Worried about someone?

“You’re gonna feel like you are the only boy you know experiencing this, but you’re really not… I think it’s important to realise that you can talk about it”


When children and young people are having a tough time it can be difficult for them to talk about how they are feeling.  They may feel confused, ashamed, afraid of what will happen if they open up. And these barriers can be even greater for boys who worry that they will appear weak.

And as friends or family members we worry about what to say and how to help. We don’t want to say the wrong thing or make the situation worse. But there is some helpful advice available.

Click here for a useful interactive leaflet for parents and carers developed  by Charlie Waller Memorial Trust.

Need help fast?

In an emergency if you or someone else has seriously injured themselves or is on the point of doing so

  • Phone 999 or go directly to A&E

If you need help fast but it’s not a 999 emergency

  • Call 111 (Open 24 hours). The person you speak to will ask questions about how you or the person you are with are feeling. They may put you in touch with another support service or your GP
  • Contact your GP and ask for an urgent appointment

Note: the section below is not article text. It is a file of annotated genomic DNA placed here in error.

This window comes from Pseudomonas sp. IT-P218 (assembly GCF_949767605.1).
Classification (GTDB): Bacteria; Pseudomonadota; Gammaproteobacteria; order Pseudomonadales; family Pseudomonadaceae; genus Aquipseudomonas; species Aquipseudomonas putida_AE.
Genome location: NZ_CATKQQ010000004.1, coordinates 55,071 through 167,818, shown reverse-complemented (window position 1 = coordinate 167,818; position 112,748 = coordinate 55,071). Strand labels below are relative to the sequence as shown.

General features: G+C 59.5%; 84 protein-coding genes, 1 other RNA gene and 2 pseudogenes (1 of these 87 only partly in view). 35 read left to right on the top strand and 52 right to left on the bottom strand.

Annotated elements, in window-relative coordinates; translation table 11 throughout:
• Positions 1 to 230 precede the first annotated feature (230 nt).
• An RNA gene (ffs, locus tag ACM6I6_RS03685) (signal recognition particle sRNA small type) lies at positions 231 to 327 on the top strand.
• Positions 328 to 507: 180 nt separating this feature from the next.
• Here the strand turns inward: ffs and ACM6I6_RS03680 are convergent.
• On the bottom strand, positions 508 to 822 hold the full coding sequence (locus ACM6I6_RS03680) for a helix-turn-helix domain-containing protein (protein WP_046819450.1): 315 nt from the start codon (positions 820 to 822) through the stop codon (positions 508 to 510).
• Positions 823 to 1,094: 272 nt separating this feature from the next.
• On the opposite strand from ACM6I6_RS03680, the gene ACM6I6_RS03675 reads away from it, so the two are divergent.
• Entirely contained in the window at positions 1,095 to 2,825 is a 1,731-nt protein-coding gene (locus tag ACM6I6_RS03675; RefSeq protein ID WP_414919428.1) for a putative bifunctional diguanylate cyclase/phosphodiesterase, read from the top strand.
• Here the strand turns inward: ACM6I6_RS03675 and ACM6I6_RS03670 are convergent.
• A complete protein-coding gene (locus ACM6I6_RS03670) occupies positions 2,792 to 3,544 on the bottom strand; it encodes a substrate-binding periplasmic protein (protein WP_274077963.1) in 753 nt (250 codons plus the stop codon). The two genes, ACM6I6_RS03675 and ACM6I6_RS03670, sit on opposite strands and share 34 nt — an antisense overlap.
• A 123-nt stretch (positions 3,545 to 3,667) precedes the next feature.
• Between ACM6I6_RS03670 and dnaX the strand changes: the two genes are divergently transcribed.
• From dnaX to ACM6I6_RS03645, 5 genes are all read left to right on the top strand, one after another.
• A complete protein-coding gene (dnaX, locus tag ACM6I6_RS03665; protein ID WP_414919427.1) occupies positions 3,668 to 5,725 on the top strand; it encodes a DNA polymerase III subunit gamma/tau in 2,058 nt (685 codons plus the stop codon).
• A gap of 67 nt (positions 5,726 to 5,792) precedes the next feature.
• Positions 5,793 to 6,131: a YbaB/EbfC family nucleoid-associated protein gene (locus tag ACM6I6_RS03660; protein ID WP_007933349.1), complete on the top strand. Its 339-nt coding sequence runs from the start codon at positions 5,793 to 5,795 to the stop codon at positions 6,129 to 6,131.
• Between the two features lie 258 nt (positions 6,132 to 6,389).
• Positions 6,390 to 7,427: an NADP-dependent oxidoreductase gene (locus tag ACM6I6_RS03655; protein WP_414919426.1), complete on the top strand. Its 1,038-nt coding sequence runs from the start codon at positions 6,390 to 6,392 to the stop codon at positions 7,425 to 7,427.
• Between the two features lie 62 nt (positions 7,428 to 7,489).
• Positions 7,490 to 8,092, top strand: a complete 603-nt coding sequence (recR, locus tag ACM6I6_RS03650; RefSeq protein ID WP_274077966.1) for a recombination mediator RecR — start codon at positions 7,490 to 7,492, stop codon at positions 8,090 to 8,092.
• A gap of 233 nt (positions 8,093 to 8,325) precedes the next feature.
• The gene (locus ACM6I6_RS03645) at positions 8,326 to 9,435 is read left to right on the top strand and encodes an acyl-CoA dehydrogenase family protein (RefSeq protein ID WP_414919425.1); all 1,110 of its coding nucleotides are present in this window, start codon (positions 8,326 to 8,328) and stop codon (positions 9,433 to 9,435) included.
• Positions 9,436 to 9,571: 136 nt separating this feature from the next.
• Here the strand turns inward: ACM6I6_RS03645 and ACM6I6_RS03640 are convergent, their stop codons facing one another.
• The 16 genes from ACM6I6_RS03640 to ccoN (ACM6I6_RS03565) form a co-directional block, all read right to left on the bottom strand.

For families

Young Minds have put together some useful guidance in their Parents Survival Guide.

For friends

Epicfriends  is an excellent site provided by Sheffield CAMHS which helps you to help your friends who might be struggling to cope emotionally. It provides a very helpful traffic light system guiding you about how to help and when you need to share your concerns with an adult.

Being there for a friend who is struggling can be difficult. They may behave differently, be unwilling to join in with things. But letting them know you that you are still their friend will help. Keep in touch and continue to invite them along to things you are planning.

Top tips

  • If your child or your friend is finding it difficult to talk give them time
  • Let them know that you are there for them and always happy to listen and support them.
  • It might be helpful to ask if they have any ideas about what might help.
  • There may be someone else that they could talk to or a support service that could help.
  • Take things slowly and gently: Asking lots of questions may be unhelpful. E.g. They may be unable to explain way they feel this way and asking why can add to a sense of guilt, the feeling that they don’t deserve to feel this way (although a gentler exploration of what may have contributed can be helpful).

Above all reassuring them they are loved and valued and that you will be there for them will be a great help. And as a family member or friend trust your gut. If your concern is growing don’t ignore your concerns. Speak to your GP or contact one of the organisations listed here. And if help is needed urgently follow the advice above.

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